The World Health Organization (WHO) and the French Government held the 2nd World Conference on Health and Climate in Paris on July 7- 8, around the theme ‘building healthier societies through the implementation of the Paris Agreement’
The Paris Agreement adopted at COP21 Climate Change Summit in December 2015, marked a new era in global action against climate change.
Signed by 195 nations, it saw a commitment to ensuring global temperatures do not rise beyond 1.5°C in order to protect island states at risk from rising sea levels.
At the core of the Paris Agreement was the acceptance that all countries have a role in tackling climate change, and that all populations have a ‘right to health’.
This month’s World Conference on Health and Climate facilitated further discussion about the Paris Agreement and paved the way for input into COP22, in Marrakech in November.
Who is at risk from climate change?
Climate change represents one of the most serious health challenges of our time.
By 2030, it’s estimated that climate change-related malaria, diarrheal disease, heat stress and malnutrition will account for some 250,000 deaths worldwide, with the burden falling heaviest on women, children, the elderly and the poor.
More frequent outbreaks of diseases like cholera and dengue fever are already being attributed to climate change, as are extreme weather events like floods and heat waves. Pollution levels – linked to lung cancer and stroke – now account for almost 7 million deaths each year.
What can be done?
The Paris conference called for urgent action to address these concerns via a range of measures such as the adoption of cleaner energy – including investing in natural supplies that can power medical facilities in low-income countries.
It also backed better access to safe, clean water, more sustainable food production, and the promotion of healthier diets rich in local in-season fruits and vegetables.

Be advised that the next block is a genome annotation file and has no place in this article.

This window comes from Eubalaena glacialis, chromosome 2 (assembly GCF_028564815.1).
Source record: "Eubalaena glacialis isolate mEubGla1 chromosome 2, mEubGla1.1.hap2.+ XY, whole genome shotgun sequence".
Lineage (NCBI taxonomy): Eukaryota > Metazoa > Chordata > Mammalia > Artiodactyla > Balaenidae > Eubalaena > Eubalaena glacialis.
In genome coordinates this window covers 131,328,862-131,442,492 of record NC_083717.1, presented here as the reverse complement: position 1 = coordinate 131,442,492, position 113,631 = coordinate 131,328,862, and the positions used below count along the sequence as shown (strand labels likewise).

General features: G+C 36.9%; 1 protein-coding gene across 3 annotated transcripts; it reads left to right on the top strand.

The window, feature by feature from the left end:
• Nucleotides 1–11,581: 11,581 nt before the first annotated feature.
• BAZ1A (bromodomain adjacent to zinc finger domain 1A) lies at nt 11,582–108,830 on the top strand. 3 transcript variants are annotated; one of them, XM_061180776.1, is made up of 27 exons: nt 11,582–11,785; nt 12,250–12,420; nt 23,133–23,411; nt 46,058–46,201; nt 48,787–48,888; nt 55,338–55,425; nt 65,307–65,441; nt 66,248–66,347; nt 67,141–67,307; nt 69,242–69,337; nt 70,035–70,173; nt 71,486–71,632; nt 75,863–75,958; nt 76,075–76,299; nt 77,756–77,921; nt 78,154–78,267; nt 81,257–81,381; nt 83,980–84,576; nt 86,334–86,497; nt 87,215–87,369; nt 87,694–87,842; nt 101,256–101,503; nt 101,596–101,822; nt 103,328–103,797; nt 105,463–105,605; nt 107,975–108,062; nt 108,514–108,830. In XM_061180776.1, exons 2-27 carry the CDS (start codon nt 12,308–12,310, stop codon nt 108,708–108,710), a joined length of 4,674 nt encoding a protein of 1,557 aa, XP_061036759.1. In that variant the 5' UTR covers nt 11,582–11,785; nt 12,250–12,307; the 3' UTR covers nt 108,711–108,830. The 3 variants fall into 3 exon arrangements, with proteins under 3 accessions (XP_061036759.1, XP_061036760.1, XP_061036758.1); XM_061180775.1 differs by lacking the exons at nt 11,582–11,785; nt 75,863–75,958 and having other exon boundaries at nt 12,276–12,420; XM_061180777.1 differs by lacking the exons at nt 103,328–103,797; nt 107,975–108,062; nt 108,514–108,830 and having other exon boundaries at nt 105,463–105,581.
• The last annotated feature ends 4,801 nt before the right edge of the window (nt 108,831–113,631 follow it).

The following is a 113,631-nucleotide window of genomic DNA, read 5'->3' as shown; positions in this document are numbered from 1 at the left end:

Delegates said these measures would not only help improve the environment but also reduce the incidence of non-communicable diseases like diabetes, obesity and malnutrition. These actions tie in with WHO’s Decade of Action on Nutrition and its 2016 World Health Assembly Agenda.
WHO also used the Paris conference to announce a working group to develop a more coherent approach to evaluating health economics and the benefits of fighting climate change.
Delegates said there was a need for countries to factor the savings and benefits of environmental and climate-based health policies in when determining economic progress and wealth. The provision for adequate funding for climate change-related health initiatives was also discussed.
In addition, there was a clear desire to ensure that progress countries made in terms of protecting health from climate change and meeting WHO’s Sustainable Development Goals was measured.
The conference also drew attention to the need for strong leadership from the health community when lobbying policymakers and communicating with the public about the effects of climate change on health.
It’s clear now more than ever that climate change isn’t just an environmental challenge – it’s a global health emergency that urgently needs addressing.